Equipped with kitchens, dining areas, living spaces with couches, and sleeping chambers, Norfolk Southern Railway’s luxurious cars don’t compare to the rugged trains Patrick Dowd rode across India in as a Fulbright Scholar. But Dowd intends them to serve the same purpose as his train rides—to take young people on outer and inner journeys.
Dowd’s Millennial Trains Project transports young people across the country by train to build support for crowd-funded innovations of their own devising. Friday night at Union Station, the project hosted a reception celebrating its partnership with Norfolk Southern Railway and its upcoming journey from Los Angeles to Miami. The crowd of approximately 80 guests included previous MTP participants and their mentors, family, and friends, as well as supporters Daniella Foster from the State Department and Elizabeth Broun from the Smithsonian American Art Museum. While enjoying hors d’oeuvres and an open bar, guests explored four train cars: the Delaware, West Virginia, Kentucky, and Marco Polo.
In order to earn places on the train, participants have to raise at least $5,000 for their projects through crowdsourcing on the Internet. Over ten days, the train stops in certain cities, where participants go to a start-up hubs to discuss their projects, which can range in topic from music to energy. During the journey, participants meet with various mentors who help encourage and bring form to their ideas.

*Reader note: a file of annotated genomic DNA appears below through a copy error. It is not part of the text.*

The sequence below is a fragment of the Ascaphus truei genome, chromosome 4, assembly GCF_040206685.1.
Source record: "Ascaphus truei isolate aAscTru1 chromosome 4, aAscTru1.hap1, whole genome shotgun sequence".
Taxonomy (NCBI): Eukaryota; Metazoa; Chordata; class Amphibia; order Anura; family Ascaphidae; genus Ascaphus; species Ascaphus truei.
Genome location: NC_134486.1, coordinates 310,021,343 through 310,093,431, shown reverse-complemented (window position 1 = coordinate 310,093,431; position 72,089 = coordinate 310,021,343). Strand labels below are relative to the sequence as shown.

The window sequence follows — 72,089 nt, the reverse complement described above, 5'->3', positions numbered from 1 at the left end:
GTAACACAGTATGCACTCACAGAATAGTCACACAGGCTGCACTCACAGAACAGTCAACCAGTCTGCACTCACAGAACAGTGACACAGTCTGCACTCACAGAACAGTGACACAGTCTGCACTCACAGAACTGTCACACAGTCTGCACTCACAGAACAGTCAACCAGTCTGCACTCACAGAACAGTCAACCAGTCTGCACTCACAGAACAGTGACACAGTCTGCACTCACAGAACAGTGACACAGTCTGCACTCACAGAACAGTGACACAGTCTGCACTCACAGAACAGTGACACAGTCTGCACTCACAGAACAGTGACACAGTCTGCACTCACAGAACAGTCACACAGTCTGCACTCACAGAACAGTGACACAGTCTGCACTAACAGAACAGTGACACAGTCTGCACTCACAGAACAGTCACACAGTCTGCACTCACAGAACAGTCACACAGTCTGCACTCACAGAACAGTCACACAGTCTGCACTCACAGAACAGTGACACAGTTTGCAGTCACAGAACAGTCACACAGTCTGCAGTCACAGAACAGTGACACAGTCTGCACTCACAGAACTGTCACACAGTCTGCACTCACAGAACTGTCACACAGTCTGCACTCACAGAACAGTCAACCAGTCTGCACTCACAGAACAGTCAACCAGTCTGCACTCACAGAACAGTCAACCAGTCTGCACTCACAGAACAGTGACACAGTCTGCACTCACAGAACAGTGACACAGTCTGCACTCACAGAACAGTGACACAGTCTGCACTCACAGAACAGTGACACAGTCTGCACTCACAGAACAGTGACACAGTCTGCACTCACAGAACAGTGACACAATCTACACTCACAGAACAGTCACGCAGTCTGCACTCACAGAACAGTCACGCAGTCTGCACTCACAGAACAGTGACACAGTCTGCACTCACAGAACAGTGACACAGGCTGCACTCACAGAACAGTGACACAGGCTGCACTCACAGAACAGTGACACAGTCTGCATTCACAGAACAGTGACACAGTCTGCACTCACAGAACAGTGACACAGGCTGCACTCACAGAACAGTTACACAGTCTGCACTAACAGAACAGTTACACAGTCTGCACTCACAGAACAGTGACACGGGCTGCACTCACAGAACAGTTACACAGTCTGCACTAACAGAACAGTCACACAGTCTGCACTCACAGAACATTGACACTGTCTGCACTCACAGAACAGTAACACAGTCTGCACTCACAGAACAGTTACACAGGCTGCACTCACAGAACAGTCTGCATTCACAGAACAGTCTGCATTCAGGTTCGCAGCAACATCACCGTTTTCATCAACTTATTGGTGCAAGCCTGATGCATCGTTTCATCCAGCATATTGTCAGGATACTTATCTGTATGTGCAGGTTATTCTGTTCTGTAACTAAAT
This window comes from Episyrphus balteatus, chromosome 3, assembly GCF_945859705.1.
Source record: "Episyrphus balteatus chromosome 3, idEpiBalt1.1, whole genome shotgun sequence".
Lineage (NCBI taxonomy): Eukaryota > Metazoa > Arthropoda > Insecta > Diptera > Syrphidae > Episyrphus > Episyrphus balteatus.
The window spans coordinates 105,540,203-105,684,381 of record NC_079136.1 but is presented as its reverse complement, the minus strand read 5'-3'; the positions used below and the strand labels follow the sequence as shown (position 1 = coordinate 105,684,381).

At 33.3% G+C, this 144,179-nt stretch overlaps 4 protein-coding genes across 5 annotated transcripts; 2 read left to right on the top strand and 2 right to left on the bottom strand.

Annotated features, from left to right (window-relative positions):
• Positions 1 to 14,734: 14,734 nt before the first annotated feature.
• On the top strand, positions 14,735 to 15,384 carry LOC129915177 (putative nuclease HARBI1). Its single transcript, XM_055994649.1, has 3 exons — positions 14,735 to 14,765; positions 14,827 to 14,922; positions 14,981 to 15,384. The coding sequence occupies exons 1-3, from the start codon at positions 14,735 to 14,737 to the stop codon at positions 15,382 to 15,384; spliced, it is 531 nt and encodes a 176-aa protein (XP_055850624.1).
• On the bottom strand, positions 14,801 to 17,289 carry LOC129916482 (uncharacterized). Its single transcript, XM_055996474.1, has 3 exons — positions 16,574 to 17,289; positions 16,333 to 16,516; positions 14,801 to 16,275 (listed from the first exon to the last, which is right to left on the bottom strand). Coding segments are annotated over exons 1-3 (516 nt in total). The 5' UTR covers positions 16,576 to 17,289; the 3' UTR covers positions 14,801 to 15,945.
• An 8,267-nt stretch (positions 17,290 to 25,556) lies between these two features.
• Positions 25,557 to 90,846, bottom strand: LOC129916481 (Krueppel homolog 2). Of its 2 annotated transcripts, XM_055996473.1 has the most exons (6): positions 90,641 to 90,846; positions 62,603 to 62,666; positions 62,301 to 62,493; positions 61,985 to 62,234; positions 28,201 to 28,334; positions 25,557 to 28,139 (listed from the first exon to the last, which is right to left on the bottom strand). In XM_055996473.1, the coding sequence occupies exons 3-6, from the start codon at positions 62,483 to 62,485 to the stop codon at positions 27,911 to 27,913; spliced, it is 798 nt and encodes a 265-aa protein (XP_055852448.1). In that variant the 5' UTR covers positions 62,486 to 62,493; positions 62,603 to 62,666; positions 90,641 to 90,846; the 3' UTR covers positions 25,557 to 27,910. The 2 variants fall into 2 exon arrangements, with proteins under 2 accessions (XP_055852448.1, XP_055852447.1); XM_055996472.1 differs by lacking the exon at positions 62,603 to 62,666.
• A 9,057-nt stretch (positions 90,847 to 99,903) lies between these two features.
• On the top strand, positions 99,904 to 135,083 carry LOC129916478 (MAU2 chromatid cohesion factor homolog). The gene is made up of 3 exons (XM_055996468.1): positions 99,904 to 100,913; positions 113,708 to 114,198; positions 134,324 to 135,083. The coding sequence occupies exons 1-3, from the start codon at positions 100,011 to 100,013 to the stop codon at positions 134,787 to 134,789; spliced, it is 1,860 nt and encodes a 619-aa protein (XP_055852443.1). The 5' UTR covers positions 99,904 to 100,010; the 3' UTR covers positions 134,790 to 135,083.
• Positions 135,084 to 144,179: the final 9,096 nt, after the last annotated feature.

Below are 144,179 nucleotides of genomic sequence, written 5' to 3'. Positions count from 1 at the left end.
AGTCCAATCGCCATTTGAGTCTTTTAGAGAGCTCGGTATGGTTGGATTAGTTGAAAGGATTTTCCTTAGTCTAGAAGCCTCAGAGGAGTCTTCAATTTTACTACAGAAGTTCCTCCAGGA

“This model works very well here in the United States,” says Dowd, a Georgetown graduate who founded MTP in 2012. “Everyone came out seeing these journeys as a timely and valuable forum for dialogue between diverse people who are interested in building up our country through their passions.”
Dowd led a similar train journey, called the Jagriti Yatra in India in 2010 and 2011. After returning home, he worked as an investment banking analyst, but, as the Occupy Wall Street protests grew, he decided to use his inspiration from India to create a similar journey in America to positively channel the dissatisfaction of millennials. The first MTP journey went from San Francisco to DC.
“Seeing our country in a raw and almost magically manicured way, I thought about the impact our age demographics has on our now, and I wanted to be more a part of it,” said Alison Carney, an MTP participant who is now a recording artist and songwriter.
Before Carney joined the project, she was on the verge of changing her career path, but she says the journey made her see how she can bring light to the impact of music on America's communities.
“You come away from it with a real visceral feeling of accomplishing something on a big scale,” says Dowd.